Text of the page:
Tuesday, September 07, 2010

Desert Tidbits: Rare Earths

A group of elements known as "rare earths" have become increasingly important -- and expensive -- as their use in high-technology manufacturing processes continues to rise. For example: they are critical to the manufacture of flat-screen monitors, wind turbines, certain batteries, and aerospace alloys. 

Heretofore, almost all of the world's production has come from China.

China has recently begun squeezing off rare earth exports, hoping to bolster its own manufacturing sector. This has driven rare earth prices through the roof, permitting windfall profits for the quantities it does continue to export. 

Of course, China doesn't explicitly say this. Instead, China cites "environmental concerns" as the reason why rare earth exports have been so severely curtailed.

We all know how environmentally concerned the Middle Kingdom happens to be.

Nevertheless, rare earth mining and extraction continues to be one of the most environmentally unfriendly activities we engage in -- tantamount to an environmental horror.

As it happens, what was once the world's largest source of rare earths is not far from where I sit, in a place called Mountain Pass, a few miles from the Nevada border. The mine there was closed in 2002, because of legitimate environmental concerns, and until the Chinese made their move, nobody could justify the cost of cleaning it up.

A firm known as Molycorp now intends to re-open the mine, in 2011. To accomplish this, they are engaging in new speak, calling rare earths "green elements."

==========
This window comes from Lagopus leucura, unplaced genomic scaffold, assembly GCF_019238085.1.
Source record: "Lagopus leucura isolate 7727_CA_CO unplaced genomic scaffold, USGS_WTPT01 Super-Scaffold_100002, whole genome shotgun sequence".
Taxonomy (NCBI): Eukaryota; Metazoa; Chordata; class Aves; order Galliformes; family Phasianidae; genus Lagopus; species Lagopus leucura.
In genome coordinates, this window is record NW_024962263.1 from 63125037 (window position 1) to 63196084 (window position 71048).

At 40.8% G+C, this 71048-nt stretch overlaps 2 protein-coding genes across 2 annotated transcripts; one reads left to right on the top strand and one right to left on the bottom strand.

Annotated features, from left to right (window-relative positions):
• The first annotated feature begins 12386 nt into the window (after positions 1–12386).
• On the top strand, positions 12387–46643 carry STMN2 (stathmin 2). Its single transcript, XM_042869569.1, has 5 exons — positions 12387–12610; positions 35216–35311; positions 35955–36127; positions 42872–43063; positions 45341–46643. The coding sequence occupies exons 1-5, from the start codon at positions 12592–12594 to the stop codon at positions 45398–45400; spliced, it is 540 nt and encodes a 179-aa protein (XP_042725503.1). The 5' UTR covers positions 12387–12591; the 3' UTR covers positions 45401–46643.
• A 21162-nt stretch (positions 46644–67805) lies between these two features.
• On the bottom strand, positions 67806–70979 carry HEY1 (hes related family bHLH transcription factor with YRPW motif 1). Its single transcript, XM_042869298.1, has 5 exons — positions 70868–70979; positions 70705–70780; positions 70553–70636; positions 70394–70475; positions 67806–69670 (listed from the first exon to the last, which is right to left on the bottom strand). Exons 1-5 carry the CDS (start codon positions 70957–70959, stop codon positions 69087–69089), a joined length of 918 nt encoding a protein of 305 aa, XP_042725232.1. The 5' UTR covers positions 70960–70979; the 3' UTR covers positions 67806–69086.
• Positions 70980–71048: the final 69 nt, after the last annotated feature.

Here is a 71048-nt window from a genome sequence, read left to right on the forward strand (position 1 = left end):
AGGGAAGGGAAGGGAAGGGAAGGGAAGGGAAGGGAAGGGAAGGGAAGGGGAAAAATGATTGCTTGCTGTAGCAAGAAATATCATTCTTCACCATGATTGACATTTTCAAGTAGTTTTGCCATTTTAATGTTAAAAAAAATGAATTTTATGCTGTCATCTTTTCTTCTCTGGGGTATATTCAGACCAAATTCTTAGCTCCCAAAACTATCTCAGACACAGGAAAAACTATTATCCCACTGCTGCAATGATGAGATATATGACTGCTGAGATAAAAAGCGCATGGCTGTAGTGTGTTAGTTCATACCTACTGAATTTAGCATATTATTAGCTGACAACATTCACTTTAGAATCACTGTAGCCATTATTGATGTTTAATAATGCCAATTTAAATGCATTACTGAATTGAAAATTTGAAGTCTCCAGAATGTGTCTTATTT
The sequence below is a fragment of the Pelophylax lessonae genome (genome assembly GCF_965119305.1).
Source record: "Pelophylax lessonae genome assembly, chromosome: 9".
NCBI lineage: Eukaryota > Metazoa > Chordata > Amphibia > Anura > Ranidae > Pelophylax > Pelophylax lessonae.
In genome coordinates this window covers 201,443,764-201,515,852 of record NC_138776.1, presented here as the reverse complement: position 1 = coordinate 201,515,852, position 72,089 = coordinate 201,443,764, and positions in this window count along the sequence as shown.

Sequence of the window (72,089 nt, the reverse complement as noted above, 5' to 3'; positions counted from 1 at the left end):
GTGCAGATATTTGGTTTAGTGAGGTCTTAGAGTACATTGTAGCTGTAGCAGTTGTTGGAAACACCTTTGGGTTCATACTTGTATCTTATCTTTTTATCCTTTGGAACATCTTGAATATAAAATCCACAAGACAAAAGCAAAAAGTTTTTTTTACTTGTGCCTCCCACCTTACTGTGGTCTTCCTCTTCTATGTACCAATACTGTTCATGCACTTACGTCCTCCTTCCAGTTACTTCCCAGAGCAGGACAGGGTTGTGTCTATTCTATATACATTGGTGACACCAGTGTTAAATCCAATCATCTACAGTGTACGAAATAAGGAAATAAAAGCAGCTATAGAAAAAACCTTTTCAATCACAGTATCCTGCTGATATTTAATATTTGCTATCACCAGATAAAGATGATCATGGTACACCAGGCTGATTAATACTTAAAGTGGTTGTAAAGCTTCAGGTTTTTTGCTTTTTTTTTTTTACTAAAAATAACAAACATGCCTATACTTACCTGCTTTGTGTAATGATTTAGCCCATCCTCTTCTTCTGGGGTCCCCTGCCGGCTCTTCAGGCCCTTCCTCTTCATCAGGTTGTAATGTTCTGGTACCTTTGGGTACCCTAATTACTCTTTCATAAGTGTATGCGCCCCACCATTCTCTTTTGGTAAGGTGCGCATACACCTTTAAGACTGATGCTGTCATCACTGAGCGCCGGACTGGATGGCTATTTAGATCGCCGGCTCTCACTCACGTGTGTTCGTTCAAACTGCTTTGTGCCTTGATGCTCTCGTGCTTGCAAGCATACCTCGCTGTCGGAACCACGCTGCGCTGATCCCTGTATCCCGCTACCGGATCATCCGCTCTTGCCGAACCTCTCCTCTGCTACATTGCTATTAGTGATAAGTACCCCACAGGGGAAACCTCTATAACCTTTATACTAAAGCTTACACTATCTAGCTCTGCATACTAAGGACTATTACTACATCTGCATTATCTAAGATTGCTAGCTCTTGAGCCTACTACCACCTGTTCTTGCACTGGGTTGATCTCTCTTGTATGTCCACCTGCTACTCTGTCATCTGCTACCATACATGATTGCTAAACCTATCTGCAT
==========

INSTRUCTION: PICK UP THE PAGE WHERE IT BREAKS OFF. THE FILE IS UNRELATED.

If you follow their logic, it will be impossible to decrease reliance on foreign oil without resort to alternative energies like wind and solar. However, since wind and solar are "rare earth dependent technologies," it will be impossible to decrease reliance on foreign oil without, once again, screwing up the desert for all time by engaging in the world's most dangerous and toxic mining processes.

As I have mentioned several times in the past, most people see the desert as a place of death anyway, and say, "Who cares?" They throw up their hands, then run off to save the whales or hug the trees, thinking themselves environmentalists.

Actually, the deserts of this world are every bit as important as the forests  and oceans of this world in maintaining the fragile balance of life on earth. If we allow our deserts to be damaged beyond repair through some environmental sleight-of-hand, it will have an effect every bit as terrible as that disaster down in the Gulf.

Ours is not so much an oil addiction as it is an energy addiction -- an addiction based on blind greed for more, more, and more. It is a sad truth that all of our environmental trade-offs are based on that concept of "more," when what we should really be thinking about is "less."

And hey... rattlesnakes and scorpions need love, too.

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6 reader comments:

pencraftco said...

What an insightful post. It is scary to think what will happen in the next few years if we can not turn the tide of energy addiction and corporate greed toward love -- love of the planet and all of it's inhabitants.

Anonymous said...

I once went with a group of people and MingurRinpoche to a mountain glen in the center of the US. The westerners wanted him to bless the land so that oil extraction would not occur there. Someone astutely said "in the future oil prices will become so high that only the rich will fly to tibet." Needless to say there was no blessing only a hike. I could only think later that it was unlikely that any one had requested blessings for the desert creatures. I've also always figured that the mineral reserves were the main impetus for the Chinese taking Tibet.

Cliff said...

Scorpions, snakes... Yes!

Malcolm Smith said...

" I've also always figured that the mineral reserves were the main impetus for the Chinese taking Tibet."

No, It was mostly the water.

TENPA said...

That is absolutely correct, Malcolm. Not for nothing are all those dams being built.

Anonymous said...

Oriental despotism? Besides being a simplistic explanation for how those eastern Others live, it's also all about the water (and, I'd add, the rarer elements).